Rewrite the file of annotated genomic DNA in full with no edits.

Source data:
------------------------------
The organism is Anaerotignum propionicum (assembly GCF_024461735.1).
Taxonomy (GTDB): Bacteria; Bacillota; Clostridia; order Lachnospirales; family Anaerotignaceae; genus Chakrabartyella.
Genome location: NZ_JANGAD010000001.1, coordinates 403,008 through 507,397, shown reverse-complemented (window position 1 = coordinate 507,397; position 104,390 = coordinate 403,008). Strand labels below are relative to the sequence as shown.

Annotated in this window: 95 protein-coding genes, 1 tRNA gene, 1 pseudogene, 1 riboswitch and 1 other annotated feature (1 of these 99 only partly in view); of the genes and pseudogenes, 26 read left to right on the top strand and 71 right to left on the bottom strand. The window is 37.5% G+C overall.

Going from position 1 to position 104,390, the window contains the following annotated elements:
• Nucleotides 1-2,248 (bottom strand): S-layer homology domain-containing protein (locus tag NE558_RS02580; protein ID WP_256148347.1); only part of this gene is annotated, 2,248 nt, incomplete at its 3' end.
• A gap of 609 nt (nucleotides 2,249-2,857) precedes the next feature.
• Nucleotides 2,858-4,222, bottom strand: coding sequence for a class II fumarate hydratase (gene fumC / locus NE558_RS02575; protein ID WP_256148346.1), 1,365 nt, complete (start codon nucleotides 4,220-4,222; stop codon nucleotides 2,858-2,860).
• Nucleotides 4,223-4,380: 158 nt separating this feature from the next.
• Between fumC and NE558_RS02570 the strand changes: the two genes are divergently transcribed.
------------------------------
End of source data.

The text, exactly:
The organism is Anaerotignum propionicum (assembly GCF_024461735.1).
Taxonomy (GTDB): Bacteria; Bacillota; Clostridia; order Lachnospirales; family Anaerotignaceae; genus Chakrabartyella.
Genome location: NZ_JANGAD010000001.1, coordinates 403,008 through 507,397, shown reverse-complemented (window position 1 = coordinate 507,397; position 104,390 = coordinate 403,008). Strand labels below are relative to the sequence as shown.

Annotated in this window: 95 protein-coding genes, 1 tRNA gene, 1 pseudogene, 1 riboswitch and 1 other annotated feature (1 of these 99 only partly in view); of the genes and pseudogenes, 26 read left to right on the top strand and 71 right to left on the bottom strand. The window is 37.5% G+C overall.

Going from position 1 to position 104,390, the window contains the following annotated elements:
• Nucleotides 1-2,248 (bottom strand): S-layer homology domain-containing protein (locus tag NE558_RS02580; protein ID WP_256148347.1); only part of this gene is annotated, 2,248 nt, incomplete at its 3' end.
• A gap of 609 nt (nucleotides 2,249-2,857) precedes the next feature.
• Nucleotides 2,858-4,222, bottom strand: coding sequence for a class II fumarate hydratase (gene fumC / locus NE558_RS02575; protein ID WP_256148346.1), 1,365 nt, complete (start codon nucleotides 4,220-4,222; stop codon nucleotides 2,858-2,860).
• Nucleotides 4,223-4,380: 158 nt separating this feature from the next.
• Between fumC and NE558_RS02570 the strand changes: the two genes are divergently transcribed.